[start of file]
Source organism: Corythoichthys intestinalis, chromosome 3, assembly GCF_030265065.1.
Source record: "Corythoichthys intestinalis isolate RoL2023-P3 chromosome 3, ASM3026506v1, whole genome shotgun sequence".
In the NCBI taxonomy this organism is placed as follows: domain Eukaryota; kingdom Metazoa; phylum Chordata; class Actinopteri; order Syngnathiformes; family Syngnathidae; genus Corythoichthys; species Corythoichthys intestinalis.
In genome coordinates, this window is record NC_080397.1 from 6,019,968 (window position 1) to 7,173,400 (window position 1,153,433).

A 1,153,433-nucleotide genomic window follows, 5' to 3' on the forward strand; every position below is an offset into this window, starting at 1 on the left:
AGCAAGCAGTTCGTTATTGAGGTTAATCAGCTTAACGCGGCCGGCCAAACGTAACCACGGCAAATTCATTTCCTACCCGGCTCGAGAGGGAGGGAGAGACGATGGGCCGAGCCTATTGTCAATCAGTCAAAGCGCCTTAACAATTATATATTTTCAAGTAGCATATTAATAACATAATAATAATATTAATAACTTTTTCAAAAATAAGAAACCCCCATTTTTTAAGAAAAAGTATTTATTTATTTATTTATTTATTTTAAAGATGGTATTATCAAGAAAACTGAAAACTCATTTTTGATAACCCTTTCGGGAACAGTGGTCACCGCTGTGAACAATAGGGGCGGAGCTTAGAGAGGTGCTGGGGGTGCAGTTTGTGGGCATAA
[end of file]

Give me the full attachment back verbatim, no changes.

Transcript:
Source organism: Corythoichthys intestinalis, chromosome 3, assembly GCF_030265065.1.
Source record: "Corythoichthys intestinalis isolate RoL2023-P3 chromosome 3, ASM3026506v1, whole genome shotgun sequence".
In the NCBI taxonomy this organism is placed as follows: domain Eukaryota; kingdom Metazoa; phylum Chordata; class Actinopteri; order Syngnathiformes; family Syngnathidae; genus Corythoichthys; species Corythoichthys intestinalis.
In genome coordinates, this window is record NC_080397.1 from 6,019,968 (window position 1) to 7,173,400 (window position 1,153,433).

A 1,153,433-nucleotide genomic window follows, 5' to 3' on the forward strand; every position below is an offset into this window, starting at 1 on the left:
AGCAAGCAGTTCGTTATTGAGGTTAATCAGCTTAACGCGGCCGGCCAAACGTAACCACGGCAAATTCATTTCCTACCCGGCTCGAGAGGGAGGGAGAGACGATGGGCCGAGCCTATTGTCAATCAGTCAAAGCGCCTTAACAATTATATATTTTCAAGTAGCATATTAATAACATAATAATAATATTAATAACTTTTTCAAAAATAAGAAACCCCCATTTTTTAAGAAAAAGTATTTATTTATTTATTTATTTATTTTAAAGATGGTATTATCAAGAAAACTGAAAACTCATTTTTGATAACCCTTTCGGGAACAGTGGTCACCGCTGTGAACAATAGGGGCGGAGCTTAGAGAGGTGCTGGGGGTGCAGTTTGTGGGCATAA